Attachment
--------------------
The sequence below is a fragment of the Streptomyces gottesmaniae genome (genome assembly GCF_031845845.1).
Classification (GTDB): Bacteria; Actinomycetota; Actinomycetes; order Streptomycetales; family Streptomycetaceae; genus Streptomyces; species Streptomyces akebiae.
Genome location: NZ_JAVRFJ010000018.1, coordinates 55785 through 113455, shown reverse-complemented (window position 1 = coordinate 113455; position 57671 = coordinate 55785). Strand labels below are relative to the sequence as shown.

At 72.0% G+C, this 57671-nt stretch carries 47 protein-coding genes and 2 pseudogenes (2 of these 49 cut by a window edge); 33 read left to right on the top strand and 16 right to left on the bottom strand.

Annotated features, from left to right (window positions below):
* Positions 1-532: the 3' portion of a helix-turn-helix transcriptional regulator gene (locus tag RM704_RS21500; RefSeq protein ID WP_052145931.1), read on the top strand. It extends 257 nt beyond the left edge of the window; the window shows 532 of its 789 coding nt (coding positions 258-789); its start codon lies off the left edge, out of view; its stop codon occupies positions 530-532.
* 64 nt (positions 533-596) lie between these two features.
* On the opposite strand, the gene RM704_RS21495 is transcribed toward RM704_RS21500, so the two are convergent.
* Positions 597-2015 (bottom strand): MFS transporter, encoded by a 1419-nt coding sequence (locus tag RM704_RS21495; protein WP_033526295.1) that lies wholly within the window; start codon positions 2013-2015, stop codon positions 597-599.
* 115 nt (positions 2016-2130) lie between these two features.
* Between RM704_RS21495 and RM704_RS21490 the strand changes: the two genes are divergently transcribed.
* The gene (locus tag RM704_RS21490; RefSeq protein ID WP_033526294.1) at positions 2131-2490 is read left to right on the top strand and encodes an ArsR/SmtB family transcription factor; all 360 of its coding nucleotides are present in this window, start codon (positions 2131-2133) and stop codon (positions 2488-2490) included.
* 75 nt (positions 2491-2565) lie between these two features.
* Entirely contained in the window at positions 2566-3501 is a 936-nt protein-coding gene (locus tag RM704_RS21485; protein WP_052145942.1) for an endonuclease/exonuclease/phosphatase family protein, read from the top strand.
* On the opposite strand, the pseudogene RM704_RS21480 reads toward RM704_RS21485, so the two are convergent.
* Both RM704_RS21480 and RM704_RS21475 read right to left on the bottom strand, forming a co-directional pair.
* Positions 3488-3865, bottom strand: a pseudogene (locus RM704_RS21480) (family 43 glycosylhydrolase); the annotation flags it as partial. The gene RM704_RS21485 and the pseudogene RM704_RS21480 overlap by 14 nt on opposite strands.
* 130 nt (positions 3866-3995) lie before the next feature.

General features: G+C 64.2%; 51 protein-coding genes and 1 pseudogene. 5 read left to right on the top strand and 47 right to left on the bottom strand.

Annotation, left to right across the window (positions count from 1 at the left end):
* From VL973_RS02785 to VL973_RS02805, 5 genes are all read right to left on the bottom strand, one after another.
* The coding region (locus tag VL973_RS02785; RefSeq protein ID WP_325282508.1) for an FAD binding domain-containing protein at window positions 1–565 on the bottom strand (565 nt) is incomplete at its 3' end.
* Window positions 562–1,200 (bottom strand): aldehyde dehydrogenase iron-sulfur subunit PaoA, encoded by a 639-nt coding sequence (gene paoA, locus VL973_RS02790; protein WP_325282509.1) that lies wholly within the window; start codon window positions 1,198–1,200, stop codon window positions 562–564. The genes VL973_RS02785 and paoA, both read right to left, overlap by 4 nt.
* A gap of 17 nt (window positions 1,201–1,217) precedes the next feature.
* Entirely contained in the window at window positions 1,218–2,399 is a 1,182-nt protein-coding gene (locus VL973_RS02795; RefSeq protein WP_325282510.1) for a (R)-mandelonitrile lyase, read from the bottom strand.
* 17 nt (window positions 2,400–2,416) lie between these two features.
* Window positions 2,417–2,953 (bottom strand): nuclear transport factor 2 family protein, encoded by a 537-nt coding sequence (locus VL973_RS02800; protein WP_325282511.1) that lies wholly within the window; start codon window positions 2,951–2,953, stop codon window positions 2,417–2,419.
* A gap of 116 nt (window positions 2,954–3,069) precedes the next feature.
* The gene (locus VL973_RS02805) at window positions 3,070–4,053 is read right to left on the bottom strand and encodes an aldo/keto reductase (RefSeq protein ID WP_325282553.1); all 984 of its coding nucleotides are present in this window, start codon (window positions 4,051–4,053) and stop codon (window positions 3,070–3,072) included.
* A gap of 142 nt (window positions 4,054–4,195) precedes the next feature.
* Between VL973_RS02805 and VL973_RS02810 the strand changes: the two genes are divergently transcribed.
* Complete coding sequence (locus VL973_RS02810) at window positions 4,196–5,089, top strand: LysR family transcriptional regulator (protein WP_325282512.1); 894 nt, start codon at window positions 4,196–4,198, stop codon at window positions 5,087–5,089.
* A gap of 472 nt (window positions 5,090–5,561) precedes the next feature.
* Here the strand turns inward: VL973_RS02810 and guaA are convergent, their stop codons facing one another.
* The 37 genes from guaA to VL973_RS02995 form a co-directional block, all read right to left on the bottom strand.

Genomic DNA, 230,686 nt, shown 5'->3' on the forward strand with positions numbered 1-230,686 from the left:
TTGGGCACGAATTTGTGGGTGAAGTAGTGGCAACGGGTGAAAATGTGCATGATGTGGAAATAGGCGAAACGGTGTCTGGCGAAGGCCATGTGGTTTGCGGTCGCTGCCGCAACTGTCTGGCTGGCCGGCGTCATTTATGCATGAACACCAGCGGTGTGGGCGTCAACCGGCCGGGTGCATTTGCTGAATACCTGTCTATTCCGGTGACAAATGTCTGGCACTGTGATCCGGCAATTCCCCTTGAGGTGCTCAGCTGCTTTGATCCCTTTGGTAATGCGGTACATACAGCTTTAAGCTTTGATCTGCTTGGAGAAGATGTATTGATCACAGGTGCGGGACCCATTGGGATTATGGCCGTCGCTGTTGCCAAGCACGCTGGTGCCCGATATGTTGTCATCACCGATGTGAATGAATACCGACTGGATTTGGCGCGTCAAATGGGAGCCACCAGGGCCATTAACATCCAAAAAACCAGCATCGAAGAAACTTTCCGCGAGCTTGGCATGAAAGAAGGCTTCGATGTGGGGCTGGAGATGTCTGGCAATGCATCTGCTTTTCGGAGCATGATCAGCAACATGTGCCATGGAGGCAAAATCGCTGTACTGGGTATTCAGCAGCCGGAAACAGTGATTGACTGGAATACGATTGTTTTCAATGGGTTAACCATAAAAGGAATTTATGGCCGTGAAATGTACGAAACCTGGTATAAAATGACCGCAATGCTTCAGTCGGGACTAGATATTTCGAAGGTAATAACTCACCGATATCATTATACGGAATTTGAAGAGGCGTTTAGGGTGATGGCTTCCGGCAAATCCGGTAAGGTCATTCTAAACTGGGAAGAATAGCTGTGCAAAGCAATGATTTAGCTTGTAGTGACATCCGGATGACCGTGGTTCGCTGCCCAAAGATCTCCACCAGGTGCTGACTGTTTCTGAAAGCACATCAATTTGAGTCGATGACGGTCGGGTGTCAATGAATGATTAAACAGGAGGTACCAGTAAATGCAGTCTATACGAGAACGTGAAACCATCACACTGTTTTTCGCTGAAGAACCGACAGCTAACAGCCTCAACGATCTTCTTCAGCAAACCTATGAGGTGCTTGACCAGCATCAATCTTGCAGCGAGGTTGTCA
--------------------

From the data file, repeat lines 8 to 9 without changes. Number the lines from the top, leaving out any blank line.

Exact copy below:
* On the opposite strand, the gene RM704_RS21495 is transcribed toward RM704_RS21500, so the two are convergent.
* Positions 597-2015 (bottom strand): MFS transporter, encoded by a 1419-nt coding sequence (locus tag RM704_RS21495; protein WP_033526295.1) that lies wholly within the window; start codon positions 2013-2015, stop codon positions 597-599.